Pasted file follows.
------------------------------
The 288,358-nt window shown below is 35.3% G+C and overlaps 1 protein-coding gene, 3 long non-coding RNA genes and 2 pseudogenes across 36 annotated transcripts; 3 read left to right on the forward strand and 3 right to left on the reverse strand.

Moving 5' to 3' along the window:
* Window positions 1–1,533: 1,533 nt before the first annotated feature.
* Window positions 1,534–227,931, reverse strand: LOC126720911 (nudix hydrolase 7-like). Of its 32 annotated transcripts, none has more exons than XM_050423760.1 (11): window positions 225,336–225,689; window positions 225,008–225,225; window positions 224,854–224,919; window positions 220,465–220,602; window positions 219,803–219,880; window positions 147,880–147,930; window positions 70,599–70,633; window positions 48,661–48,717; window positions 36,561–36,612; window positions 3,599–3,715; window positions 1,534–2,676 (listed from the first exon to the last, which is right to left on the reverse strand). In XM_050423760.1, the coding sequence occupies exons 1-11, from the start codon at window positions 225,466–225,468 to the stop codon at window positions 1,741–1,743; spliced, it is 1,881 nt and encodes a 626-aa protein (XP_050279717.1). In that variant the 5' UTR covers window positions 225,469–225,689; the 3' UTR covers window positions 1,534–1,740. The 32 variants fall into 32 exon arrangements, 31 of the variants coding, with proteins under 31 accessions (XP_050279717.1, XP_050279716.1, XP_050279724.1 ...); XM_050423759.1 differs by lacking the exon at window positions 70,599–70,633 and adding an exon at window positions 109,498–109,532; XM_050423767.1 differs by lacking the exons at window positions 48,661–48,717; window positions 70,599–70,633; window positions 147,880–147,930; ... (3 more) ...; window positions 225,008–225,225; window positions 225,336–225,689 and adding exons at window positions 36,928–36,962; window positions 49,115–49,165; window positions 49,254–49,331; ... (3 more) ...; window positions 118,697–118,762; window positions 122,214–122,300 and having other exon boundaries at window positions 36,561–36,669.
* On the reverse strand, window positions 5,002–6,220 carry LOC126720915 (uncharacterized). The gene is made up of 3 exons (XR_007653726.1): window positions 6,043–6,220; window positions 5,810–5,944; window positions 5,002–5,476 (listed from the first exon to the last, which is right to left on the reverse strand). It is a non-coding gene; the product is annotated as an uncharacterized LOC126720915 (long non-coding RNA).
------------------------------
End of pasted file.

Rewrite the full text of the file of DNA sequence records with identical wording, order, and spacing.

The 288,358-nt window shown below is 35.3% G+C and overlaps 1 protein-coding gene, 3 long non-coding RNA genes and 2 pseudogenes across 36 annotated transcripts; 3 read left to right on the forward strand and 3 right to left on the reverse strand.

Moving 5' to 3' along the window:
* Window positions 1–1,533: 1,533 nt before the first annotated feature.
* Window positions 1,534–227,931, reverse strand: LOC126720911 (nudix hydrolase 7-like). Of its 32 annotated transcripts, none has more exons than XM_050423760.1 (11): window positions 225,336–225,689; window positions 225,008–225,225; window positions 224,854–224,919; window positions 220,465–220,602; window positions 219,803–219,880; window positions 147,880–147,930; window positions 70,599–70,633; window positions 48,661–48,717; window positions 36,561–36,612; window positions 3,599–3,715; window positions 1,534–2,676 (listed from the first exon to the last, which is right to left on the reverse strand). In XM_050423760.1, the coding sequence occupies exons 1-11, from the start codon at window positions 225,466–225,468 to the stop codon at window positions 1,741–1,743; spliced, it is 1,881 nt and encodes a 626-aa protein (XP_050279717.1). In that variant the 5' UTR covers window positions 225,469–225,689; the 3' UTR covers window positions 1,534–1,740. The 32 variants fall into 32 exon arrangements, 31 of the variants coding, with proteins under 31 accessions (XP_050279717.1, XP_050279716.1, XP_050279724.1 ...); XM_050423759.1 differs by lacking the exon at window positions 70,599–70,633 and adding an exon at window positions 109,498–109,532; XM_050423767.1 differs by lacking the exons at window positions 48,661–48,717; window positions 70,599–70,633; window positions 147,880–147,930; ... (3 more) ...; window positions 225,008–225,225; window positions 225,336–225,689 and adding exons at window positions 36,928–36,962; window positions 49,115–49,165; window positions 49,254–49,331; ... (3 more) ...; window positions 118,697–118,762; window positions 122,214–122,300 and having other exon boundaries at window positions 36,561–36,669.
* On the reverse strand, window positions 5,002–6,220 carry LOC126720915 (uncharacterized). The gene is made up of 3 exons (XR_007653726.1): window positions 6,043–6,220; window positions 5,810–5,944; window positions 5,002–5,476 (listed from the first exon to the last, which is right to left on the reverse strand). It is a non-coding gene; the product is annotated as an uncharacterized LOC126720915 (long non-coding RNA).